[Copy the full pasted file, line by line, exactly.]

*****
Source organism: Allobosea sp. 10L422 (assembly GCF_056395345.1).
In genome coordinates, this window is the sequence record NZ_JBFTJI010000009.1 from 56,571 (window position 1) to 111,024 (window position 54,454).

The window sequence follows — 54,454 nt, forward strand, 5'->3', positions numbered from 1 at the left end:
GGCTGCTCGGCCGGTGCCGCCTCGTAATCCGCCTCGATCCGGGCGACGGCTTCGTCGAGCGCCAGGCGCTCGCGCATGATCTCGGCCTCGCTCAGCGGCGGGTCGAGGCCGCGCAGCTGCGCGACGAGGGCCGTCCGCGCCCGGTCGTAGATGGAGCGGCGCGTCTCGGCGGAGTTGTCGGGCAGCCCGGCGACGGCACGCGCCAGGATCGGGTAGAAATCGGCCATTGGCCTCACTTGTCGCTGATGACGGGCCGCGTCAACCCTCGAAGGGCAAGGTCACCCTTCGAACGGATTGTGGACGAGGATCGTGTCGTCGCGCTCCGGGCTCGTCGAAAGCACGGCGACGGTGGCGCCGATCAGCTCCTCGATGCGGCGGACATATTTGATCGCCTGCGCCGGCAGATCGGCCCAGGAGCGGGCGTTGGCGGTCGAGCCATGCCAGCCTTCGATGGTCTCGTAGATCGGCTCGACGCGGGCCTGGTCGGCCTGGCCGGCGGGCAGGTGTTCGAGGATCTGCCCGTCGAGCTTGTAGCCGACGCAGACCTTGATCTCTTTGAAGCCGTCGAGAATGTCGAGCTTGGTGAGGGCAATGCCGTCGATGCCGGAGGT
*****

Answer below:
Source organism: Allobosea sp. 10L422 (assembly GCF_056395345.1).
In genome coordinates, this window is the sequence record NZ_JBFTJI010000009.1 from 56,571 (window position 1) to 111,024 (window position 54,454).

The window sequence follows — 54,454 nt, forward strand, 5'->3', positions numbered from 1 at the left end:
GGCTGCTCGGCCGGTGCCGCCTCGTAATCCGCCTCGATCCGGGCGACGGCTTCGTCGAGCGCCAGGCGCTCGCGCATGATCTCGGCCTCGCTCAGCGGCGGGTCGAGGCCGCGCAGCTGCGCGACGAGGGCCGTCCGCGCCCGGTCGTAGATGGAGCGGCGCGTCTCGGCGGAGTTGTCGGGCAGCCCGGCGACGGCACGCGCCAGGATCGGGTAGAAATCGGCCATTGGCCTCACTTGTCGCTGATGACGGGCCGCGTCAACCCTCGAAGGGCAAGGTCACCCTTCGAACGGATTGTGGACGAGGATCGTGTCGTCGCGCTCCGGGCTCGTCGAAAGCACGGCGACGGTGGCGCCGATCAGCTCCTCGATGCGGCGGACATATTTGATCGCCTGCGCCGGCAGATCGGCCCAGGAGCGGGCGTTGGCGGTCGAGCCATGCCAGCCTTCGATGGTCTCGTAGATCGGCTCGACGCGGGCCTGGTCGGCCTGGCCGGCGGGCAGGTGTTCGAGGATCTGCCCGTCGAGCTTGTAGCCGACGCAGACCTTGATCTCTTTGAAGCCGTCGAGAATGTCGAGCTTGGTGAGGGCAATGCCGTCGATGCCGGAGGT